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U.S. Denies Claim That NATO Rocket Killed 52 Afghan Civilians

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June 13: Afghan President Hamid Karzai speaks during a gathering in Kandahar, south of Kabul, Afghanistan (AP).

U.S. and allied forces denied Monday a claim from Hamid Karzai's Afghanistan government that 45 civilians were killed by a rocket attack last week.

The speculation is "completely unfounded," NATO International Security Assistance Force Rear Admiral Greg Smith said in a statement.

Karzai said earlier Monday that a rocket fired by NATO troops killed "52 innocent civilians" in southern Afghanistan. 

An investigation by the National Directorate of Security found that a house in Helmand province's Sangin district was hit on Friday "by a rocket launched by NATO/ISAF troops, leaving 52 civilians dead, including women and children," a statement from Karzai's office said.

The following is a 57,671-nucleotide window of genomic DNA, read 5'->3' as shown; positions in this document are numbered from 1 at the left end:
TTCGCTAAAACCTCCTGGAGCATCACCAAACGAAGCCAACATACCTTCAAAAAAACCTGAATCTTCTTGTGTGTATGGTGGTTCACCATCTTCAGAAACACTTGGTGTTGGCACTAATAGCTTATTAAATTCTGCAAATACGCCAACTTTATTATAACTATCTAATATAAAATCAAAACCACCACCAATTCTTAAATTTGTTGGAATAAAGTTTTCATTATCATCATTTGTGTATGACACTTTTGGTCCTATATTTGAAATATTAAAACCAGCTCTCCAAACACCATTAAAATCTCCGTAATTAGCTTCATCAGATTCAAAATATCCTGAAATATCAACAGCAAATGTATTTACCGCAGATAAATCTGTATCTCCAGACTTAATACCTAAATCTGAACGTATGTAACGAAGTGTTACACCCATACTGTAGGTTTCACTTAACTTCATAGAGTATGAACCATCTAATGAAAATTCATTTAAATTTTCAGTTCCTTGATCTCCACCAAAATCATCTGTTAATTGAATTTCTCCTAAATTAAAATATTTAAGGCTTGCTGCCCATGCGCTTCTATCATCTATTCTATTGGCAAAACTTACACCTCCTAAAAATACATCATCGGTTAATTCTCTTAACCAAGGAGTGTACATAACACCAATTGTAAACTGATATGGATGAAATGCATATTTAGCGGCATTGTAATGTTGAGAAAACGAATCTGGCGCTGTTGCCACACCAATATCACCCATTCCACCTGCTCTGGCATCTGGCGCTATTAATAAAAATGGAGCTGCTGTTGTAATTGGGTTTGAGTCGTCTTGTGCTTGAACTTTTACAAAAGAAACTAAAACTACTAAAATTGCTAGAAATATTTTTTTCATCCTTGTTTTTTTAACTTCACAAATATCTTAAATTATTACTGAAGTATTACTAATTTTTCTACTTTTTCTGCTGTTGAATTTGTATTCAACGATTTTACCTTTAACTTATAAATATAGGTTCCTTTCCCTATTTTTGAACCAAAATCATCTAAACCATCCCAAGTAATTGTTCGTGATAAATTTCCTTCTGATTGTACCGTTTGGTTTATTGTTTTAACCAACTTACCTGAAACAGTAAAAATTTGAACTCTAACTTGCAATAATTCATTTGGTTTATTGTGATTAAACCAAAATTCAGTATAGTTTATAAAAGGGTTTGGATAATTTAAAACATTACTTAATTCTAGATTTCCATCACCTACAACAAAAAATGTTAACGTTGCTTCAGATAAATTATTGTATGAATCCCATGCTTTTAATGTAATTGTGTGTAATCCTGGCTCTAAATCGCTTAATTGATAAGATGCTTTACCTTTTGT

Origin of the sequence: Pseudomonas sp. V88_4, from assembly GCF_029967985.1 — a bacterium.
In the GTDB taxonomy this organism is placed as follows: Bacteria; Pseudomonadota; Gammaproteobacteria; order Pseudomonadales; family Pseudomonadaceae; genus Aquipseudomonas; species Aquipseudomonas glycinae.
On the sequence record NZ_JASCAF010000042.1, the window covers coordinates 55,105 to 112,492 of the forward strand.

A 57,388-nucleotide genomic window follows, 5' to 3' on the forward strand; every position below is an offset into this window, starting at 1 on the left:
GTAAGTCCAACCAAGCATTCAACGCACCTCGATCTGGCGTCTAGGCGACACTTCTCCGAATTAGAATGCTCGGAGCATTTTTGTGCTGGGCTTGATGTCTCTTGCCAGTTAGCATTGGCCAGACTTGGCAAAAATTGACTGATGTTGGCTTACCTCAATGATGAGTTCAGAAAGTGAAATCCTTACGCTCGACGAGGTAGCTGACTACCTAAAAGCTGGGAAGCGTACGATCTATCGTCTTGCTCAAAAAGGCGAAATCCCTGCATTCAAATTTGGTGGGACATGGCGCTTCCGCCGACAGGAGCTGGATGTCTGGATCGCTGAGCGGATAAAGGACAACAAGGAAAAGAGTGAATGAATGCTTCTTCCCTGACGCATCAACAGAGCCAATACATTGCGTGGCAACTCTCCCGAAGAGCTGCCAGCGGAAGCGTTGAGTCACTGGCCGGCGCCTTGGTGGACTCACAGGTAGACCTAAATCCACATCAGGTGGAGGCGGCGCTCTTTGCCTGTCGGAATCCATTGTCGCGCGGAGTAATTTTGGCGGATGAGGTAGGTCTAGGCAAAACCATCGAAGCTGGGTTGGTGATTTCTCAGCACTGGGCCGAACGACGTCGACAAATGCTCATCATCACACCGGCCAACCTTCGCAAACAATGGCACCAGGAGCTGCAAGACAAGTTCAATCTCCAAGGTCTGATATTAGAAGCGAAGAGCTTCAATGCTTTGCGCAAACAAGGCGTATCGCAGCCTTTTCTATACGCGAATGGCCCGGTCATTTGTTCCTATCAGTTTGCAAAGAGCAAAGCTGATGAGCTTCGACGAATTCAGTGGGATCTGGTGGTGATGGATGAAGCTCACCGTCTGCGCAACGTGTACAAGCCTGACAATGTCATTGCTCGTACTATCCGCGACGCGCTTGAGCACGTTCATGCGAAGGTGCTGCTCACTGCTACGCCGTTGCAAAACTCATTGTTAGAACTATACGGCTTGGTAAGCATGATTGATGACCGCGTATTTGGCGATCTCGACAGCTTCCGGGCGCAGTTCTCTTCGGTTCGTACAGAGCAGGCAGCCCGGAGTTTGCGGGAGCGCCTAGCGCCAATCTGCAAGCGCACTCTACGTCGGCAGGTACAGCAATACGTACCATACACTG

"The president condoled via phone with the mourning families and called on NATO troops to put into practice every possible measure to avoid harming civilians during military operations," it said.

NATO, however, said none of its initial reports confirmed any civilian deaths in the area or NATO rockets going astray.

"I don't have any operation reporting to corroborate the reports of civilian casualties," said Col. Wayne Shanks, a spokesman for NATO and U.S. forces.

He said NATO forces battled insurgents Friday in an area about seven or eight kilometers (four or five miles) away. Helicopters were called in that fired rockets in support of ground forces but there was no evidence in initial reports that this firefight was connected to the claims of rocket fire in Regi, Shanks said.

An assessment team traveled to Helmand on Monday to further investigate the claims, he said.

The Associated Press and NewsCore contributed to this report